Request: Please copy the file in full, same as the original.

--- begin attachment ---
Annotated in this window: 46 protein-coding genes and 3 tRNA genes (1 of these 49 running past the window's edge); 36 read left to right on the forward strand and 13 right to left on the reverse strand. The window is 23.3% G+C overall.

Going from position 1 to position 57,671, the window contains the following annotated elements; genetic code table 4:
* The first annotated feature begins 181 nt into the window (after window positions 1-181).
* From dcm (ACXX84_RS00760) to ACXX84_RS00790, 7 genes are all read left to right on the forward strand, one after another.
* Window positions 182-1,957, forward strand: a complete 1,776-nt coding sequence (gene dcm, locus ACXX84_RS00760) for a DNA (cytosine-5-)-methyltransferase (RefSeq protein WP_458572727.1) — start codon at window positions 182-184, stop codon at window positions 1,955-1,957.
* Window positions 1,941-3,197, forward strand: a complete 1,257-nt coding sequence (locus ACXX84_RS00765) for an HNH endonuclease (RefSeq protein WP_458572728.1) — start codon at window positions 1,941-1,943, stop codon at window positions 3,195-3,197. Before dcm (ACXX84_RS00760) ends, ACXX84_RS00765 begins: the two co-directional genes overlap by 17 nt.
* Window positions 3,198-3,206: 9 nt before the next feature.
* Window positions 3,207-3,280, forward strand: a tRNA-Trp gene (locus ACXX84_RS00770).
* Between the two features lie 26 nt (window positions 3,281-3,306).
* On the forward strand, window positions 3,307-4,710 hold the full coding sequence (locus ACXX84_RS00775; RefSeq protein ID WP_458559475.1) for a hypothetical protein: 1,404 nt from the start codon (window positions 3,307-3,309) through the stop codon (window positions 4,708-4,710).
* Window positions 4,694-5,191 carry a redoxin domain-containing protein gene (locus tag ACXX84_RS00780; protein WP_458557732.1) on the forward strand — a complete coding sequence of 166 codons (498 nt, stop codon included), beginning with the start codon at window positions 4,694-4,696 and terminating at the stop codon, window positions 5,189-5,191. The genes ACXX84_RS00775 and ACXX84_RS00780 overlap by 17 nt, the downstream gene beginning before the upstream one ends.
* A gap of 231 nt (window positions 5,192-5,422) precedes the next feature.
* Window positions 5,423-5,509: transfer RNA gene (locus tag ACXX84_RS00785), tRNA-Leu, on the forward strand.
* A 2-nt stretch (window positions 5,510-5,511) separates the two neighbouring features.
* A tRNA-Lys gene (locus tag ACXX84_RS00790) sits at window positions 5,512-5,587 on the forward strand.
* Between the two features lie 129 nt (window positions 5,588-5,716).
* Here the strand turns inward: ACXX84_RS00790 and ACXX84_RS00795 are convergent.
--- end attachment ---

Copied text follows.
Annotated in this window: 46 protein-coding genes and 3 tRNA genes (1 of these 49 running past the window's edge); 36 read left to right on the forward strand and 13 right to left on the reverse strand. The window is 23.3% G+C overall.

Going from position 1 to position 57,671, the window contains the following annotated elements; genetic code table 4:
* The first annotated feature begins 181 nt into the window (after window positions 1-181).
* From dcm (ACXX84_RS00760) to ACXX84_RS00790, 7 genes are all read left to right on the forward strand, one after another.
* Window positions 182-1,957, forward strand: a complete 1,776-nt coding sequence (gene dcm, locus ACXX84_RS00760) for a DNA (cytosine-5-)-methyltransferase (RefSeq protein WP_458572727.1) — start codon at window positions 182-184, stop codon at window positions 1,955-1,957.
* Window positions 1,941-3,197, forward strand: a complete 1,257-nt coding sequence (locus ACXX84_RS00765) for an HNH endonuclease (RefSeq protein WP_458572728.1) — start codon at window positions 1,941-1,943, stop codon at window positions 3,195-3,197. Before dcm (ACXX84_RS00760) ends, ACXX84_RS00765 begins: the two co-directional genes overlap by 17 nt.
* Window positions 3,198-3,206: 9 nt before the next feature.
* Window positions 3,207-3,280, forward strand: a tRNA-Trp gene (locus ACXX84_RS00770).
* Between the two features lie 26 nt (window positions 3,281-3,306).
* On the forward strand, window positions 3,307-4,710 hold the full coding sequence (locus ACXX84_RS00775; RefSeq protein ID WP_458559475.1) for a hypothetical protein: 1,404 nt from the start codon (window positions 3,307-3,309) through the stop codon (window positions 4,708-4,710).
* Window positions 4,694-5,191 carry a redoxin domain-containing protein gene (locus tag ACXX84_RS00780; protein WP_458557732.1) on the forward strand — a complete coding sequence of 166 codons (498 nt, stop codon included), beginning with the start codon at window positions 4,694-4,696 and terminating at the stop codon, window positions 5,189-5,191. The genes ACXX84_RS00775 and ACXX84_RS00780 overlap by 17 nt, the downstream gene beginning before the upstream one ends.
* A gap of 231 nt (window positions 5,192-5,422) precedes the next feature.
* Window positions 5,423-5,509: transfer RNA gene (locus tag ACXX84_RS00785), tRNA-Leu, on the forward strand.
* A 2-nt stretch (window positions 5,510-5,511) separates the two neighbouring features.
* A tRNA-Lys gene (locus tag ACXX84_RS00790) sits at window positions 5,512-5,587 on the forward strand.
* Between the two features lie 129 nt (window positions 5,588-5,716).
* Here the strand turns inward: ACXX84_RS00790 and ACXX84_RS00795 are convergent.